classic work, Szasz developed a distinctive, non-medical
approach to mental illness which he called "problems in
living." Szasz encouraged Becker to see patients at the local
state psychiatric hospital and develop his own ideas. Few
social scientists in academic psychiatry have been blessed
with such an authorized opportunity.

There is an inner symmetry between Becker's "new science of
man" and Szasz's concept of the myth of mental illness.
Szasz's first book, "Pain and Pleasure" (1957), approached
the problem of psychosomatic disease from the perspective of
modern philosophy on the mind-body problem.  Szasz's former
teacher, Franz Alexander was, like Freud, a Cartesian dualist
who believed mind and body are two different essences which
can interact. Szasz was critical of this belief. Following
Russell, Ryle and the analytic philosophers, Szasz argued
that mind and matter are not two essences, but two categories
of language and logic which are known through two different
sets of methods and techniques. Matter, including the human
body, is known by means of the mensurational methods of the
physical sciences. Mind and conduct are known by means of
language, communication, observation and interpretation.

Szasz's argument that mental illness is a myth does not deny
the existence of mental and emotional suffering and
disability, as some of his more obtuse opponents believe.
Rather, it asserts that mental illness belongs to a different
logical category than physical illness, in the same way that
mind, or meaning belong to a different logical category than
material objects or bodies. A myth is a metaphor. For
example, the term "fiery temperament" is a metaphor for the
predisposition to anger. It does not mean that the person
literally catches fire. In the metaphor, the qualities of
fire are used analogically (without logic) to describe
qualities of mind.

Similarly, "mental illness" is a metaphor which employs
qualities of the physical body to describe qualities of mind
and conduct. Physical illness and mental illness are similar
in that both are undesirable states which may lead to
suffering, disability or death. The difference between them
is that physical illness refers to undesirable states of the
body and is studied and treated by the methods of the
physical sciences. Mental illness refers to undesirable
states of mind, mood and behavior and is studied and treated
through language, communication, interpretation, evaluation,
persuasion and social manipulation.

The confusion of categories of language and logic results in
false ideas, metaphors taken as facts--myths. Every society
in history has believed as true, myths which other societies,
of different places or time, regard as wishful beliefs, fairy
tales, or superstitions.  Primitive myths depict natural
events as manifestations of supernatural spirits (mind).
Modern myths depict mind as a manifestation of brain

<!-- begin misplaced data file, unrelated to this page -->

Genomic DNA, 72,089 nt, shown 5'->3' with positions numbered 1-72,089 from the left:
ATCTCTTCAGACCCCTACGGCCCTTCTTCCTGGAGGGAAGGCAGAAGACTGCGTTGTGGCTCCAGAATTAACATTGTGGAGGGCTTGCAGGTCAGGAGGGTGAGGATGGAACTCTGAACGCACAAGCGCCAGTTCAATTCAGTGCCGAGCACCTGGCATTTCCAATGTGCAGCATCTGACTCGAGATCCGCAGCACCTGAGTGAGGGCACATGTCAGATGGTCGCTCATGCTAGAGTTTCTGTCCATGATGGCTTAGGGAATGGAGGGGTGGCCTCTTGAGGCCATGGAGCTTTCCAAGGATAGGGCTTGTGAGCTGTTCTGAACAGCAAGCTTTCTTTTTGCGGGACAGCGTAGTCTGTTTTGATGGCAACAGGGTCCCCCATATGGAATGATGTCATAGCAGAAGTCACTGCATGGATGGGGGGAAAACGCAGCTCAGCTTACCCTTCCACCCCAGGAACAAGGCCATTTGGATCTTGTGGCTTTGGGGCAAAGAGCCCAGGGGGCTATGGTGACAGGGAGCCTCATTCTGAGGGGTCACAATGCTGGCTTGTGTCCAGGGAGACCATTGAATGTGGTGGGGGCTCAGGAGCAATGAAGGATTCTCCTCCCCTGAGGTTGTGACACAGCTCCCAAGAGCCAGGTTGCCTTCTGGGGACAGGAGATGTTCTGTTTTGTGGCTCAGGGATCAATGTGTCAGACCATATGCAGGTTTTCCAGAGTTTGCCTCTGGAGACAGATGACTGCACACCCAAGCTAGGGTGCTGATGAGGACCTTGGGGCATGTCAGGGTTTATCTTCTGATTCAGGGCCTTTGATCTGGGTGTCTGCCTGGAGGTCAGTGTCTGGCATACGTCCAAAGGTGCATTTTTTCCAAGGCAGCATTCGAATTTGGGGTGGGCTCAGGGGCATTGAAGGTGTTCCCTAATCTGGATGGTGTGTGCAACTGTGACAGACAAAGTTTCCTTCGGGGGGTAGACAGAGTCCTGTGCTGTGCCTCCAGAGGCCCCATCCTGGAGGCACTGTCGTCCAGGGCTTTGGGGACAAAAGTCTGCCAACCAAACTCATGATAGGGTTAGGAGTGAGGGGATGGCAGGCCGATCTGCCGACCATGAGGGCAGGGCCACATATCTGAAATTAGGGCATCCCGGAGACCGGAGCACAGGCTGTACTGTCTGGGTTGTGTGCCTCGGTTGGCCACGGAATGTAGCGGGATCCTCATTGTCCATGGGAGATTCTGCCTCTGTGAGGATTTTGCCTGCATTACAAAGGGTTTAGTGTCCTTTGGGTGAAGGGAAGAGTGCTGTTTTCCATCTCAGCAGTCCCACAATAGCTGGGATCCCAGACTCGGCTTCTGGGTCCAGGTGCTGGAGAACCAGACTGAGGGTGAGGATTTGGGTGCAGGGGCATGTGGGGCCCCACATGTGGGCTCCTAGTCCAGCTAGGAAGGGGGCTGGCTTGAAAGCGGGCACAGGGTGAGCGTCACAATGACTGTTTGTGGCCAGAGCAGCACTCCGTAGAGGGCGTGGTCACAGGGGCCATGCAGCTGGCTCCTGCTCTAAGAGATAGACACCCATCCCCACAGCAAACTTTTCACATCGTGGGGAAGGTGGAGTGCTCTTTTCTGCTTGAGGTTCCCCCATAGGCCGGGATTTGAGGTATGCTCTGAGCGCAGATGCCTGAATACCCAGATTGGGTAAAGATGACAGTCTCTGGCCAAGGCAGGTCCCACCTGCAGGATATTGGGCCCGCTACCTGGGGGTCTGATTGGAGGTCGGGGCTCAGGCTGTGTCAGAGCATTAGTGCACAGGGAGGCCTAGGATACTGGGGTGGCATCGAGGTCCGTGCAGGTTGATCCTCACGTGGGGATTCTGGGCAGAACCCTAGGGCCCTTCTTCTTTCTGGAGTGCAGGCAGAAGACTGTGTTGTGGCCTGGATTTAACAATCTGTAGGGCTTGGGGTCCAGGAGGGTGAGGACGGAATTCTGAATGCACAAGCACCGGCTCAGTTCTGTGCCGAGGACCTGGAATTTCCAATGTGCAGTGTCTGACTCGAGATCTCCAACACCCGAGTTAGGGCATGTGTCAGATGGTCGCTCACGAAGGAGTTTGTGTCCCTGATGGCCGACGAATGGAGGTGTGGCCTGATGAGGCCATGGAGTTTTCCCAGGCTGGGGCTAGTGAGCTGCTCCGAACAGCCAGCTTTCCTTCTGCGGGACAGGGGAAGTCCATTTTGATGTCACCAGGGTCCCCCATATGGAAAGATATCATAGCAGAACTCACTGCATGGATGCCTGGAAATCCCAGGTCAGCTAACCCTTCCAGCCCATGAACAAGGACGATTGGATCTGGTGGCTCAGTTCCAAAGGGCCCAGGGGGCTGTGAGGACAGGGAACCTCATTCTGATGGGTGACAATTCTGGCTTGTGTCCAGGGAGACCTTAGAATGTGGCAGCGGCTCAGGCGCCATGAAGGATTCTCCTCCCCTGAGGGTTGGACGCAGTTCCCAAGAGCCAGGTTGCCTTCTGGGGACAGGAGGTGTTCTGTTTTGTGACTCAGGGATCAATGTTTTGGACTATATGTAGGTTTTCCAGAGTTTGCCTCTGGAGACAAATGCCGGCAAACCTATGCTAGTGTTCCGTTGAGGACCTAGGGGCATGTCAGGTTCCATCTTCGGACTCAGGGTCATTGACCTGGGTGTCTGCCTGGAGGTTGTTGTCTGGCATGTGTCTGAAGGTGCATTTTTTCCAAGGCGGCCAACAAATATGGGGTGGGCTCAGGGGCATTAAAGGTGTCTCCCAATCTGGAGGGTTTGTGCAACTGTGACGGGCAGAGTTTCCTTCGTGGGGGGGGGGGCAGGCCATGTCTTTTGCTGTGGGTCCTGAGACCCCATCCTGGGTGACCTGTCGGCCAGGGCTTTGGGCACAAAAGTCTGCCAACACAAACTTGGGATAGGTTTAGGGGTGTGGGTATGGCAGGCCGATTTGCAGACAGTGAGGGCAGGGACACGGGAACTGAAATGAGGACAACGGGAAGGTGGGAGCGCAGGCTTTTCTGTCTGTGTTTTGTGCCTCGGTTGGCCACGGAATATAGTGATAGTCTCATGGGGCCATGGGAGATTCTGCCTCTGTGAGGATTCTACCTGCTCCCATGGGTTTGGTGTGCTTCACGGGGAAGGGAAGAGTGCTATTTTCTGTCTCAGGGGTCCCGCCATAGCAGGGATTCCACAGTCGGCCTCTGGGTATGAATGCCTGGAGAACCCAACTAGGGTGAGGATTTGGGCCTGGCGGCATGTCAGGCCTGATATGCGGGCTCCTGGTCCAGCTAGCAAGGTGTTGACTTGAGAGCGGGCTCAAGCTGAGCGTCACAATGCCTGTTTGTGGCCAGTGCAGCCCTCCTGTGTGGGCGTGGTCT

physiology. Primitive and modern myths are basically similar.
They both confuse logical categories. The difference between
them is just that they move in opposite directions.
Logically, the belief that mental illness is fundamentally
similar to physical illness is like believing that hurricanes
are caused by angry gods, or that a person with a fiery
temperament actually bursts into flame.

Becker's early psychiatric education was based on Szasz's
critical analysis of psychiatric thought and practice. Becker
agreed with Szasz that the concept of mental illness is a
modern myth which, like all social myths, functions as an
ideology, in this case, to facilitate and justify an extra-
legal system of social evaluation and control. But Becker was
more interested in the clinical and theoretical implications
of Szasz's concept of the linguistic and logical duality of
body and mind. As Becker saw it, if mind and matter are
different logical categories, then the experience of being
human is contradictory at its core.

This idea was not entirely new to Becker. He had studied Zen
Buddhism in graduate school. His first book, "Zen: A Rational
Critique" (Becker, 1961), was based on his doctoral
dissertation which was entitled "Zen Buddhism, 'Thought
Reform' (Brainwashing) and Various Psychotherapies" (1960).
In the book, Becker criticizes the authoritarian structure of
Buddhist master-disciple relationships from the combined
points of view of the psychoanalytic concept of transference
and the anti-authoritarian sentiments of the European
Enlightenment. But he knew about the Buddhist diagnosis of
human suffering as caused by samsaric ignorance--the illusion
of the reality of the dual substances, mind and matter.
Becker now looked at this problem freshly, through his new
psycho-anthropological lenses. How does this contradiction
become manifest in human thought, feelings and conduct, and
how does the human individual attempt to resolve it?

The "Birth and Death of Meaning" is Ernest's first attempt to
reconcile this fundamental human contradiction between mind
and body (Becker, 1962; see also Becker, 1964, 1969).
(Compare the first and second (1971) editions of this book to
see how he wove his mature concept of the denial of death
into his earlier work.) This book is the product of Becker's
lectures to psychiatric residents. It is a treatise on
psychiatric anthropology, but it also has a spiritual